The revolutionary life of James Larkin

The revolutionary life of James Larkin James Larkin speaking to workers in O’Connell Street.
T. J. Morrissey
Big Jim Larkin: Hero or Wrecker?

by Emmet O’Connor (UCD Press, €40.00)

This is an important book by a historian who follows the evidence where it leads, ‘let the chips fall where they may’.

The work is marked by extensive research. It benefits from fresh evidence: from the Russian State Archives, from police files on Larkin in the National Archives of the UK, and from new intelligence on Larkin’s sister, Delia, and Larkin’s close friend, Jack Carney.

In his introduction, O’Connor provides a survey of writings on Larkin and an account of how he has been remembered in trade union celebrations and especially in those celebrating the centenary of 1913.

As to whether Larkin was a hero or a wrecker, the answer is he was both.

In the ‘glory years’, 1911-1913, he was seen as the inspirer and saviour of the working class, giving courage and hope to a people condemned to live in dreadful slum conditions.

In his paper The Irish Worker, Larkin skilfully presented the struggle as one of principle for the right to join a union of one’s choice, and as a protest against deplorable housing conditions.

On the reverse side, he made enemies among his own followers and later, in the 1920s, he split the trade union movement and was a major contributor to the social and economic divisions that added to the massive problems facing the new Irish state.

He was never content unless he was in charge. One gets a flavour of O’Connor’s analytic clarity in his summary of the 1913 strike/lockout:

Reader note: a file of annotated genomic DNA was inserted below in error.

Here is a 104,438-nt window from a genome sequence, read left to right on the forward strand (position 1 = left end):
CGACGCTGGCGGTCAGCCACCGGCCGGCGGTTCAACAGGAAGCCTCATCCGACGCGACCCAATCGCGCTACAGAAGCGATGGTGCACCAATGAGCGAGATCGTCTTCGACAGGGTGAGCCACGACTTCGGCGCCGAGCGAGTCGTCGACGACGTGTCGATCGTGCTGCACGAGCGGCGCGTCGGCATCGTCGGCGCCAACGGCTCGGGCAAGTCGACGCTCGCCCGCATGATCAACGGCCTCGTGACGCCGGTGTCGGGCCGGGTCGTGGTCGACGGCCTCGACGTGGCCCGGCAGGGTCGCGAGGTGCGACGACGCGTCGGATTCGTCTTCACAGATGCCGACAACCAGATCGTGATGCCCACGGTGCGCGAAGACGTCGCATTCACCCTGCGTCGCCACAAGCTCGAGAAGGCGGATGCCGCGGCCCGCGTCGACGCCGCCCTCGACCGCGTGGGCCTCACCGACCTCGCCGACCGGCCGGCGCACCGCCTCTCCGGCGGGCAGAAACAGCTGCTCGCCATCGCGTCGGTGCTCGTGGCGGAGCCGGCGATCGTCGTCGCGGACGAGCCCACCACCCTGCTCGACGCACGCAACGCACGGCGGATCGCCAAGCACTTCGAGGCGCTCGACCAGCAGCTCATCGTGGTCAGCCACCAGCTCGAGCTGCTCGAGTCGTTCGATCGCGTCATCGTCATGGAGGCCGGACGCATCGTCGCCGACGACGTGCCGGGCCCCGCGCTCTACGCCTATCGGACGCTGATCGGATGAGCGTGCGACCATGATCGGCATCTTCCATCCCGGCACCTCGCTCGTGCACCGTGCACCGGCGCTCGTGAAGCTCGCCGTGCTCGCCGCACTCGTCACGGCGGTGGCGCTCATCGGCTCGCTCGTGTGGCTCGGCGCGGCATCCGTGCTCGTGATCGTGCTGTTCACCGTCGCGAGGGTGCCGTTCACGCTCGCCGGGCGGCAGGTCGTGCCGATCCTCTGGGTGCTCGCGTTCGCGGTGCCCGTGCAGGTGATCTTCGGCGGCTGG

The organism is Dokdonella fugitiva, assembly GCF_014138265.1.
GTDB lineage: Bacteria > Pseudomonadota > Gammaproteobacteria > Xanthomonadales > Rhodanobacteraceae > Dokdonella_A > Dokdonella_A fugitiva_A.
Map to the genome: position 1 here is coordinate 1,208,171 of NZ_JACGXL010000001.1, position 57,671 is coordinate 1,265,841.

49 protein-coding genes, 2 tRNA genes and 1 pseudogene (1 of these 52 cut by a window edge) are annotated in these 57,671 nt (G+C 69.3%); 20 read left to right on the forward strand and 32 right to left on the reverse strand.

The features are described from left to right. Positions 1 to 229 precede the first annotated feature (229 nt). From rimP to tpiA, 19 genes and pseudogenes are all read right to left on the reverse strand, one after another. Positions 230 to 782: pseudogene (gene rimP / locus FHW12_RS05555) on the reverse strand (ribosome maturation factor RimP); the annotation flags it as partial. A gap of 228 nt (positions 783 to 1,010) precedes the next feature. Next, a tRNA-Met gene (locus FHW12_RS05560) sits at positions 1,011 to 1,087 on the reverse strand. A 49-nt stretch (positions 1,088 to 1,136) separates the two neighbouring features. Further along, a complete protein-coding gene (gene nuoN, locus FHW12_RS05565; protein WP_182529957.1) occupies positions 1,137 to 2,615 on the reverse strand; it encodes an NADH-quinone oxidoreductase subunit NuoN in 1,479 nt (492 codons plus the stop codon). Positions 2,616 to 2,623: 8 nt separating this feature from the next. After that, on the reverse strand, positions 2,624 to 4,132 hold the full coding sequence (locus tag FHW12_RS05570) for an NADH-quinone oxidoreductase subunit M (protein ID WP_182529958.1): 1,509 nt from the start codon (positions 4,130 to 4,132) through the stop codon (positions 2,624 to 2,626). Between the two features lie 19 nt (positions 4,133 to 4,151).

“The lockout was not a conventional dispute about wages, conditions, or even union recognition. It was about the balance of power in industrial relations… The lockout arose from a collision of union strategy and employer policy: it was a product of Larkinism in the framework of industrial relations, not social misery. The slums were a red herring.

“Undoubtedly they affected Larkin, reinforced his moral offensive, and generated graphic propaganda for the Labour cause. But Larkin had

already shaken Belfast, where the housing was relatively good, and the Dublin slums became an explanation of working-class behaviour only after the riots that followed the start of the dispute.”

The author sees Larkin as both a hero and a wrecker, but concludes that what Larkin achieved between 1907 and 1913, and his foundation of the modern Irish Labour movement, cannot be taken away from him.

Fortunately, Big Jim’s concluding years brought contentment. “The last 10 years of his life were relatively productive and happy for him, when he enjoyed some degree of official recognition from his peers, and a measure of reconciliation with old adversaries.”

An important book as I say, attractively produced by the University College Dublin Press.